Tidal Energy Today has compiled the top news from tidal and wave energy industry from June 20 – 26, 2016.
MeyGen project has been connected to the 33 kV Ness of Quoys distribution network following the installation of one of the longest underground 33 kV power export cables in the UK by the network operator, Scottish Hydro Electric Power Distribution (SHEPD). The first tidal turbines will be installed over the coming months and, the project remains on track to deliver first power in the second half of 2016.
The proposed monitoring program for the Fundy Ocean Research Centre for Energy (FORCE) and Cape Sharp Tidal has been approved by Nova Scotia Department of Environment. Approval on the plan allows FORCE to proceed with the initial phase of the demonstration project, which is to deploy two turbines in the Minas Passage for research purposes.
Ocean Renewable Power Company (ORPC) Ireland has been granted funding through the EC’s Horizon 2020 programme to advance the performance and reliability of ocean energy technology electrical systems by developing a more robust power transfer system from prime mover to electric grid.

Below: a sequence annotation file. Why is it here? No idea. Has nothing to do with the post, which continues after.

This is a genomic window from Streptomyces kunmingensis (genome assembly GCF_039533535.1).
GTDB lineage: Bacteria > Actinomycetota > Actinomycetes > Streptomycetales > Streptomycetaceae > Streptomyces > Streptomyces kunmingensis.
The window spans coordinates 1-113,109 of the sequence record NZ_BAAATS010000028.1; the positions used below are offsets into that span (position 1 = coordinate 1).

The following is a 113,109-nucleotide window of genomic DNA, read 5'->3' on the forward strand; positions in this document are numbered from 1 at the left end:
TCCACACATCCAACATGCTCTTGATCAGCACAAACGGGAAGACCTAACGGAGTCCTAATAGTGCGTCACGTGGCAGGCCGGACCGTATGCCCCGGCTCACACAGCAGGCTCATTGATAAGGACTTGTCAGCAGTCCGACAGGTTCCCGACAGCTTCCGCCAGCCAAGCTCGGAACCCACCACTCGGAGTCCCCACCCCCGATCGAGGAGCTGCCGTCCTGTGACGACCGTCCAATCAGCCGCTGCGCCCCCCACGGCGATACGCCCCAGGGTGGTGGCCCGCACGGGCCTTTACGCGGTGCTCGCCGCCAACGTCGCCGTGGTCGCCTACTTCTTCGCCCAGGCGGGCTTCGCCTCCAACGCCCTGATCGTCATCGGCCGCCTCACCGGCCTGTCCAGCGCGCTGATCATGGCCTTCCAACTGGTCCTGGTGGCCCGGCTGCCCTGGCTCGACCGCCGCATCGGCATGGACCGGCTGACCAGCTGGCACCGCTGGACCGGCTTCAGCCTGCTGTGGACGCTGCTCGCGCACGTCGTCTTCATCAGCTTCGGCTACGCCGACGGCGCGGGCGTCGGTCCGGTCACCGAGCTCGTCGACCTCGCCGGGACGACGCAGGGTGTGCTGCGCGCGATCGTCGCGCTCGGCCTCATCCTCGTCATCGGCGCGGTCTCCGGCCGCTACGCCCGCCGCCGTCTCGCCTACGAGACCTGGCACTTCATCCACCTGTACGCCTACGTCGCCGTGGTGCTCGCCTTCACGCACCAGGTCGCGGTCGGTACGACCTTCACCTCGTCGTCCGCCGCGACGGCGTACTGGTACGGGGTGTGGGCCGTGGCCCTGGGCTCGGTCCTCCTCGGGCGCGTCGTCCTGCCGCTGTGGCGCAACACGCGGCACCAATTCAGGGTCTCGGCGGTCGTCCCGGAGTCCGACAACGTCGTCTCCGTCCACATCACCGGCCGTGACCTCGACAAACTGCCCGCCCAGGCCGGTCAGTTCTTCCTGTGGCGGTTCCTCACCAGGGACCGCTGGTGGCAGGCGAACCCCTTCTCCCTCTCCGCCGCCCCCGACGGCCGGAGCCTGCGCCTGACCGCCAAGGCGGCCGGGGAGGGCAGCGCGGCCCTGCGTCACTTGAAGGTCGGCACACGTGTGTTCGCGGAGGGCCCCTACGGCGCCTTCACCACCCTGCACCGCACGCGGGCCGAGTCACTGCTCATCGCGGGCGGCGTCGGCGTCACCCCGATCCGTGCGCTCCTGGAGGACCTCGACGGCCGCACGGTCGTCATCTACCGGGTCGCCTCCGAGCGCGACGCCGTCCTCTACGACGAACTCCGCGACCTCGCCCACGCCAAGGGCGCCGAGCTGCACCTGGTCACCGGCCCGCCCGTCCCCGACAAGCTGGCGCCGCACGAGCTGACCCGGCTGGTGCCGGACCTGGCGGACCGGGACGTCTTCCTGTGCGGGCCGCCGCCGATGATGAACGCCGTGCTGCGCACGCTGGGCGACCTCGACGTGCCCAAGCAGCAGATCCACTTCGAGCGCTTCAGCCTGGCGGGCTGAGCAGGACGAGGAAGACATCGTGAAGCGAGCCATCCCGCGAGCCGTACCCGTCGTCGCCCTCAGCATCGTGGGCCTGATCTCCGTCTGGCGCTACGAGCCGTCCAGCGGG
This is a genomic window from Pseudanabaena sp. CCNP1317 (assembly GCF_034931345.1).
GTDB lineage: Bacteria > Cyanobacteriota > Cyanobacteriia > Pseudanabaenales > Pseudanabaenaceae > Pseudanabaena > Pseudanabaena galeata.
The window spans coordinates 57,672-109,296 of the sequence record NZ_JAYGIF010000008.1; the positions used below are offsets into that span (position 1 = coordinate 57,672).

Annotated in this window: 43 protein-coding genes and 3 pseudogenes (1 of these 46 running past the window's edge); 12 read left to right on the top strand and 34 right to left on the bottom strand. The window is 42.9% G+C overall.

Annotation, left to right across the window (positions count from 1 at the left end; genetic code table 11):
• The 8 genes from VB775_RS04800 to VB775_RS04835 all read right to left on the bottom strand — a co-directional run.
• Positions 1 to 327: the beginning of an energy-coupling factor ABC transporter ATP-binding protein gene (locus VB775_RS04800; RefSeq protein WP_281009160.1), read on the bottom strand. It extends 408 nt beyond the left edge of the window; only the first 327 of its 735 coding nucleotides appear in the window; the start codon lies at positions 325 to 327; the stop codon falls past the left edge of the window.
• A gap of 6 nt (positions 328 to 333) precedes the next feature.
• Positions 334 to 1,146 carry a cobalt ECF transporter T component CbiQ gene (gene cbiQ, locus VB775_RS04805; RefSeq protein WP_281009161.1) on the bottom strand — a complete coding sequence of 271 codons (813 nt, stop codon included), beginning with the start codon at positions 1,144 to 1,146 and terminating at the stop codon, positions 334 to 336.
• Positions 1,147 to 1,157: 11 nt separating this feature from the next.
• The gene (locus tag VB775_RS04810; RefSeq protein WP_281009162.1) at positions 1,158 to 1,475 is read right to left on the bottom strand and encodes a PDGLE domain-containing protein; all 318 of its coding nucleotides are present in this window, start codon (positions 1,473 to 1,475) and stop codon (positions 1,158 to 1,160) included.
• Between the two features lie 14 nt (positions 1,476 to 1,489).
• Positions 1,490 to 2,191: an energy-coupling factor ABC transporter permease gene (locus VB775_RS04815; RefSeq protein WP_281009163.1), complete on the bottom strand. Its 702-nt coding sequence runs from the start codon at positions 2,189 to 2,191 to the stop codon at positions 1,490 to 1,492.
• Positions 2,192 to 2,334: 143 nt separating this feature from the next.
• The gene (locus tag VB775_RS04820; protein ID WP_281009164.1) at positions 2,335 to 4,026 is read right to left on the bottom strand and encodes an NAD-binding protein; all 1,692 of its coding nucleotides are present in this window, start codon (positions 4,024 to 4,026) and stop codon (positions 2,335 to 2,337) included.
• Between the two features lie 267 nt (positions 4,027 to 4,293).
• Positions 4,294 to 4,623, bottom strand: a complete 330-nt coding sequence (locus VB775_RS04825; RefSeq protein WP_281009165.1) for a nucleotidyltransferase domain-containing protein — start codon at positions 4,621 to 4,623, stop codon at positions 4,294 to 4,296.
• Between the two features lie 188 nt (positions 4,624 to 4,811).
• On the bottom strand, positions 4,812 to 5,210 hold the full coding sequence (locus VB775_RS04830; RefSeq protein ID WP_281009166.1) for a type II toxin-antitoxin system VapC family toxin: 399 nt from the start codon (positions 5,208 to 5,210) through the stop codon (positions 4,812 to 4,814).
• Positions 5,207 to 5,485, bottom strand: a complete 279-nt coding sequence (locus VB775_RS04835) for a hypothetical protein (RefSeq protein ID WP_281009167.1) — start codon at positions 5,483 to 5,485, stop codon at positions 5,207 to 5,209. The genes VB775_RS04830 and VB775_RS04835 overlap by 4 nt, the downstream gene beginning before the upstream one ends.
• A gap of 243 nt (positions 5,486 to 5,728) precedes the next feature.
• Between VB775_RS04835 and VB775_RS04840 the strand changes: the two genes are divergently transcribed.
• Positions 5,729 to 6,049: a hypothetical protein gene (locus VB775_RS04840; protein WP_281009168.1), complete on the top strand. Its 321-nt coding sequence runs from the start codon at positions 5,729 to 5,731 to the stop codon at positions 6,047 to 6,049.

Wave Energy Scotland (WES) has revealed plans to issue a third competitive call for the development of wave energy technology this summer. The call will be announced around mid-July, and it will likely be exploring Structural Materials and Manufacturing Processes, WES informed.
Chilean Marine Energy Research and Innovation Center (MERIC) has been inaugurated last Friday, June 17, in the presence of the country’s Minister for Energy Maximo Pecho. MERIC was established with the support of Corfo, a Chilean investment and development agency, to explore the marine energy opportunities in the country. It will gather researchers to support work related to marine resource assessment, and site characterization, amongst other research areas.
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